The "Concerto I" in A minor, BWV 1041, was composed by Johann Sebastian Bach as a Violin Concerto. It is unknown exactly when the work was composed, but copies dated 1730 suggest it may have been composed later than the other two concertos for violin, perhaps during Bach's time as director of the Collegium Musicum in Leipzig. The piece has three movements: 1. Allegro moderato 2. Andante — with an ostinato style theme 3. Allegro assai The motifs of the theme of the Allegro moderato appear in changing combinations and are separated and intensified throughout the movement. In the Andante Bach uses an insistent pattern in the bass part that is repeated constantly in the movement. He focuses the variation in the harmonic relations. In the final movement Bach relies on bariolage figures to generate striking acoustic effects. The piece is a baroque concerto which is in ritornello form. This means that there is a main section that comes back in fragments in both the solo and orchestral parts. This 'ritornello' can be found in the first movement up until bar 24. Although this piece was originally written for String Orchestra, I arranged it for Saxophone Quintet (Soprano, 2 Alto, Tenor and Baritone Saxophones).

Aria: "Fünfzig Taler bares Geld" (BWV 212 No 12) for Sax Quartet

4 parts2 pages01:362 years ago604 views
Soprano Saxophone, Alto Saxophone, Tenor Saxophone, Baritone Saxophone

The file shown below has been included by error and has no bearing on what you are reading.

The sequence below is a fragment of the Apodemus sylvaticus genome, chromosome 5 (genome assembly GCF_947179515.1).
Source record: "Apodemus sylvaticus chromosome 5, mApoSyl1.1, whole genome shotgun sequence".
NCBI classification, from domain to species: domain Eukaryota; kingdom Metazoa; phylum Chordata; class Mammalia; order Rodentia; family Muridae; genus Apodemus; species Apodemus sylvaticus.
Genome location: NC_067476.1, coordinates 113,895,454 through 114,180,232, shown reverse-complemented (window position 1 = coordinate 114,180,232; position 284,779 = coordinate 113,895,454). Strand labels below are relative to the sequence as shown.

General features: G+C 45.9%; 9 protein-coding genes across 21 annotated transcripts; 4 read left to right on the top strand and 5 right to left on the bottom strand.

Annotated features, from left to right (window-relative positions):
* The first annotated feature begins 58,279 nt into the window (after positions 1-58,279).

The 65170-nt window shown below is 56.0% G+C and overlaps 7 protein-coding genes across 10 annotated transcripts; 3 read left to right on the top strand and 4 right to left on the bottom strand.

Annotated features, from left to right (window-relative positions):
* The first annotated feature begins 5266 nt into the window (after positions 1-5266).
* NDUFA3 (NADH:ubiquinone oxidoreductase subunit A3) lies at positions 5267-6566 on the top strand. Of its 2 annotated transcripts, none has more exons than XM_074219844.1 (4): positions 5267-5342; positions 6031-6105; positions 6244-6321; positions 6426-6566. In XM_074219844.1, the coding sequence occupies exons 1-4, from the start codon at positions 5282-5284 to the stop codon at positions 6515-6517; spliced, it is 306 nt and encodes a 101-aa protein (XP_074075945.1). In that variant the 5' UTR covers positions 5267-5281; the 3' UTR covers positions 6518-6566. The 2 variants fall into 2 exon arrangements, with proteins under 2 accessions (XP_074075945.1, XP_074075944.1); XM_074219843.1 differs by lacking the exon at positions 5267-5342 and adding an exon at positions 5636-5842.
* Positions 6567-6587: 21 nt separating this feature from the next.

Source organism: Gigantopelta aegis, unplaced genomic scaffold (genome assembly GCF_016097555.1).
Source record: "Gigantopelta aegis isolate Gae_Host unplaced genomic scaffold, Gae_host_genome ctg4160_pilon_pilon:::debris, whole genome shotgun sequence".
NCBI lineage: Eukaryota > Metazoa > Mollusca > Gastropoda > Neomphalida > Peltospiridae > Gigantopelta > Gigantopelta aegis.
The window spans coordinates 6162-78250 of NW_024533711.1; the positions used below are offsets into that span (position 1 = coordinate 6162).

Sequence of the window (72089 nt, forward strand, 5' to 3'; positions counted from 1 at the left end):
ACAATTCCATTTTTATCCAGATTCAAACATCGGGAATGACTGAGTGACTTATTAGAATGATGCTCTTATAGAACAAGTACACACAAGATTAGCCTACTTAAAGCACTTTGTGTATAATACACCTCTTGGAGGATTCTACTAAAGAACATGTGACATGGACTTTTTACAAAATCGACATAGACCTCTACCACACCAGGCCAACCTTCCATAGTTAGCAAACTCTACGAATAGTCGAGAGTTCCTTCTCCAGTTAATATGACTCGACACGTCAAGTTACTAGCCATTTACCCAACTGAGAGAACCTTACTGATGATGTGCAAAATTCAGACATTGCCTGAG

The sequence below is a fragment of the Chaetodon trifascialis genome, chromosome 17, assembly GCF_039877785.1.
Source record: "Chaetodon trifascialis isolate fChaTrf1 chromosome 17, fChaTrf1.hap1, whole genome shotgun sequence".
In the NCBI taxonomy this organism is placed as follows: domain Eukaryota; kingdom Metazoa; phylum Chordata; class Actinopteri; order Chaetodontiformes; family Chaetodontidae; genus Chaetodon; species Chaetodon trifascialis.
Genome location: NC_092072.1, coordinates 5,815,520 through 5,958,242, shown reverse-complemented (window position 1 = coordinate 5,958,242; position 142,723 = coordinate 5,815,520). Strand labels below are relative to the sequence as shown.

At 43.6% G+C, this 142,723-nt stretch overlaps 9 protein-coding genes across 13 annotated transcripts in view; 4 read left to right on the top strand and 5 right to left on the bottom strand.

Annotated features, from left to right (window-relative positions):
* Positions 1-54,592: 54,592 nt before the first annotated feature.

Mer hahn en neue Oberkeet (We have a new governor), BWV 212,[a] is a secular cantata by Johann Sebastian Bach. It was entitled the "Cantate burlesque" (burlesque cantata) by Bach himself, but is now popularly known as the Peasant Cantata. It is the latest definitely dated Bach cantata. This cantata's libretto was written by Christian Friedrich Henrici, known as Picander, and was written for performance on 30 August 1742. On that day the Erbherr, Lehnherr and Gerichtsherr Carl Heinrich von Dieskau, Saxon-Crown-Princely Kammerherr to the Rittergut Kleinzschocher near Leipzig, celebrated his thirty-sixth birthday with a huge fireworks display and, as was customary, took homage from the peasants on the same occasion. It is thought that Picander asked Bach to set his poetry to music. The text describes how an unnamed farmer laughs with the farmer's wife Mieke about the tax collector's machinations while praising the economy of Dieskau's wife, ending by especially cheering on Dieskau. In places it uses the dialect of Upper Saxony ("Guschel" for mouth, "Dahlen" for love-games, "Ranzen" for belly and "Neu-Schock" for a 60 Groschen piece). In accordance with the nature of the text, Bach created a relatively simple composition held with short sentences and usually simple accompaniment. He repeatedly drew on popular dance forms, folk and popular melodies (such as La Folia and the folk song "Mit dir und mir ins Federbett, mit dir und mir aufs Stroh", whose title translates as "With you and me in the spring bed, with you and me on the straw") and parts from his own historical pieces (Set 14 from BWV Anh. 11 and Theorem 20 from BWV 201 / 7). The cantata is scored for two voices: the farmer (bass) and Mieke (soprano). The instrumentation includes a string trio of violin, viola and basso continuo, accompanied by a flute, horn and second violin respectively. Source: Wikipedia (https://en.wikipedia.org/wiki/Mer_hahn_en_neue_Oberkeet,_BWV_212). I created this Interpretation of the sixth Aria: "Fünfzig Taler bares Geld" (Choking fifty dollars ) for Saxophone Quartet (Soprano, Alto, Tenor & Baritone Saxophone).